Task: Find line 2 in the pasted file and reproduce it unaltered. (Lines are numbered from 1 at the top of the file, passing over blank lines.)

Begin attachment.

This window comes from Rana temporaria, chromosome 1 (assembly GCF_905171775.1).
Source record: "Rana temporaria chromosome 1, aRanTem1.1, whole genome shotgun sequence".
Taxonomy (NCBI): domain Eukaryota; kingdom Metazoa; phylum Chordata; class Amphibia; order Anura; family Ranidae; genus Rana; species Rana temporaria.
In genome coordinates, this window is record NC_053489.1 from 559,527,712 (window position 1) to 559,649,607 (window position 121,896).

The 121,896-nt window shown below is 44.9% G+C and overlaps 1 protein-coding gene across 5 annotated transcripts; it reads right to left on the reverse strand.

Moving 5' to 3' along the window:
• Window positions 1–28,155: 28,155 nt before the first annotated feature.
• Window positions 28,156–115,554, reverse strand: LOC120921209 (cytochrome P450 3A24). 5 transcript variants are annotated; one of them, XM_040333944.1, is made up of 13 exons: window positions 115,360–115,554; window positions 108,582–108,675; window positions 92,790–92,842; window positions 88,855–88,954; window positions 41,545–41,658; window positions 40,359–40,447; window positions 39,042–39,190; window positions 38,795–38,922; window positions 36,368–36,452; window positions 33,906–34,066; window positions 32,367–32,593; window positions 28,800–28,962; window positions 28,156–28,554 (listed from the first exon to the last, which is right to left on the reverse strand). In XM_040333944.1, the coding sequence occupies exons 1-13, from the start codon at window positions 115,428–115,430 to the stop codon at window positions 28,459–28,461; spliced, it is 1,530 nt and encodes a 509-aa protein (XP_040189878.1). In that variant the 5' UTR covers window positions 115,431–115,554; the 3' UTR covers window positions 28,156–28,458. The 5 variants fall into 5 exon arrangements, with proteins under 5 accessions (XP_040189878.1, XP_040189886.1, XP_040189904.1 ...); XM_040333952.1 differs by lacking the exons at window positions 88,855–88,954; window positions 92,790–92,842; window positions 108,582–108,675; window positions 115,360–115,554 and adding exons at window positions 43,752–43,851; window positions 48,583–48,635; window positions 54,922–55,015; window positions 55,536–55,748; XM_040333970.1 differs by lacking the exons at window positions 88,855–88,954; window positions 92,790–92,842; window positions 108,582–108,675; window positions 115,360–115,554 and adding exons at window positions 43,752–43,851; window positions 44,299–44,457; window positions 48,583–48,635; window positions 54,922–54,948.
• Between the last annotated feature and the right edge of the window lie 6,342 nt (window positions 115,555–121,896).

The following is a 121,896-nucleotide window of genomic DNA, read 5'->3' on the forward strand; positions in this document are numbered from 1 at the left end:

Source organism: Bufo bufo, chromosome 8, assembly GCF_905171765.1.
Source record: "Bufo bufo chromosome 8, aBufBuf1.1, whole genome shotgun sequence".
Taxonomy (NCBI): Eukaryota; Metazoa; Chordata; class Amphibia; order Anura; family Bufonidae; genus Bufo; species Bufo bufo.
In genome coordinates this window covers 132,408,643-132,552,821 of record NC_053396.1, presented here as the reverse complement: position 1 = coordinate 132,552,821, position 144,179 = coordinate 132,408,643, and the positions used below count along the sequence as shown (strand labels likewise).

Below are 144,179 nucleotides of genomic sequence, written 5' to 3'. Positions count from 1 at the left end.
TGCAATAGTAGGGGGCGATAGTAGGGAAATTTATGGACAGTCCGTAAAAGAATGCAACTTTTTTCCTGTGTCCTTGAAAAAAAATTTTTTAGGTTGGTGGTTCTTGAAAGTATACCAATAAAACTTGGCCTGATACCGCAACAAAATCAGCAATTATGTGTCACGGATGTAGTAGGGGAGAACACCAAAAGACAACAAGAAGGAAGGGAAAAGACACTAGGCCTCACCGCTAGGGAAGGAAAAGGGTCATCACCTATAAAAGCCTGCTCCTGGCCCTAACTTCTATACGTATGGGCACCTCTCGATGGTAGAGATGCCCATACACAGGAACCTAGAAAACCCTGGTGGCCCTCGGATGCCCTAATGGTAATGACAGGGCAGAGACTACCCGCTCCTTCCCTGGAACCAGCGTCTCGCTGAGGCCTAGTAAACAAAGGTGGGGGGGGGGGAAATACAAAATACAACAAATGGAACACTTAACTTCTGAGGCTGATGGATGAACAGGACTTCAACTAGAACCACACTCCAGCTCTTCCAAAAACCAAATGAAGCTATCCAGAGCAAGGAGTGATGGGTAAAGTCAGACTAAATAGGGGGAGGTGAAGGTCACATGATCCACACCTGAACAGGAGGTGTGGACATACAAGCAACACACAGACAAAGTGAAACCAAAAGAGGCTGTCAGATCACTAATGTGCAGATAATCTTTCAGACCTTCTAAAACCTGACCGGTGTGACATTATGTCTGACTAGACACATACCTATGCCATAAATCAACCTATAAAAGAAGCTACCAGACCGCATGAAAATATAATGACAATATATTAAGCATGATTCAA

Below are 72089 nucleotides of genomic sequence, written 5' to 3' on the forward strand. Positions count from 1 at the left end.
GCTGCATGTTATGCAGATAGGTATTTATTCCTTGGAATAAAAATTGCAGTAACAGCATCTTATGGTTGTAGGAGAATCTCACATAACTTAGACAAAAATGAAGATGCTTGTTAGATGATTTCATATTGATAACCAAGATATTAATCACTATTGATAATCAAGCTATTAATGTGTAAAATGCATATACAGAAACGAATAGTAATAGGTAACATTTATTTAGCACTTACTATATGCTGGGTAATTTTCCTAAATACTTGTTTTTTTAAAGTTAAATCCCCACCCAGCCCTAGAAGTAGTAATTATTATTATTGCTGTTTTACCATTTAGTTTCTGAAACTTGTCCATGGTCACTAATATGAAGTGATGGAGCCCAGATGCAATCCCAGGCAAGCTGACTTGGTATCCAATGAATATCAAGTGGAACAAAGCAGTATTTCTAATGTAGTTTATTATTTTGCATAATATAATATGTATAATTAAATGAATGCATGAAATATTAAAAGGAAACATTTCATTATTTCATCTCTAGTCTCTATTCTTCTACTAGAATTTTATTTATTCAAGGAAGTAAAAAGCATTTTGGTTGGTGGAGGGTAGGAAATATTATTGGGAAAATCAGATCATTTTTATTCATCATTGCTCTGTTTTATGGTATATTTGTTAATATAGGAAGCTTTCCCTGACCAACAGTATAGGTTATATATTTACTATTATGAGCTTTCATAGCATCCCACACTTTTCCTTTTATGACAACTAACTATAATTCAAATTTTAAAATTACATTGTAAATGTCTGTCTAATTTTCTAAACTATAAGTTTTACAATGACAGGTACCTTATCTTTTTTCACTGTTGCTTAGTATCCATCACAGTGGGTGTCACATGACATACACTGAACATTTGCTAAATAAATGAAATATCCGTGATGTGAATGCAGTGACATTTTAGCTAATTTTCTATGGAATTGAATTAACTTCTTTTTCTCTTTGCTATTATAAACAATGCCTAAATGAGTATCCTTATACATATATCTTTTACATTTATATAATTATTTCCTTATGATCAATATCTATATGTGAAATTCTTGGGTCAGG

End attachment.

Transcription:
Source record: "Rana temporaria chromosome 1, aRanTem1.1, whole genome shotgun sequence".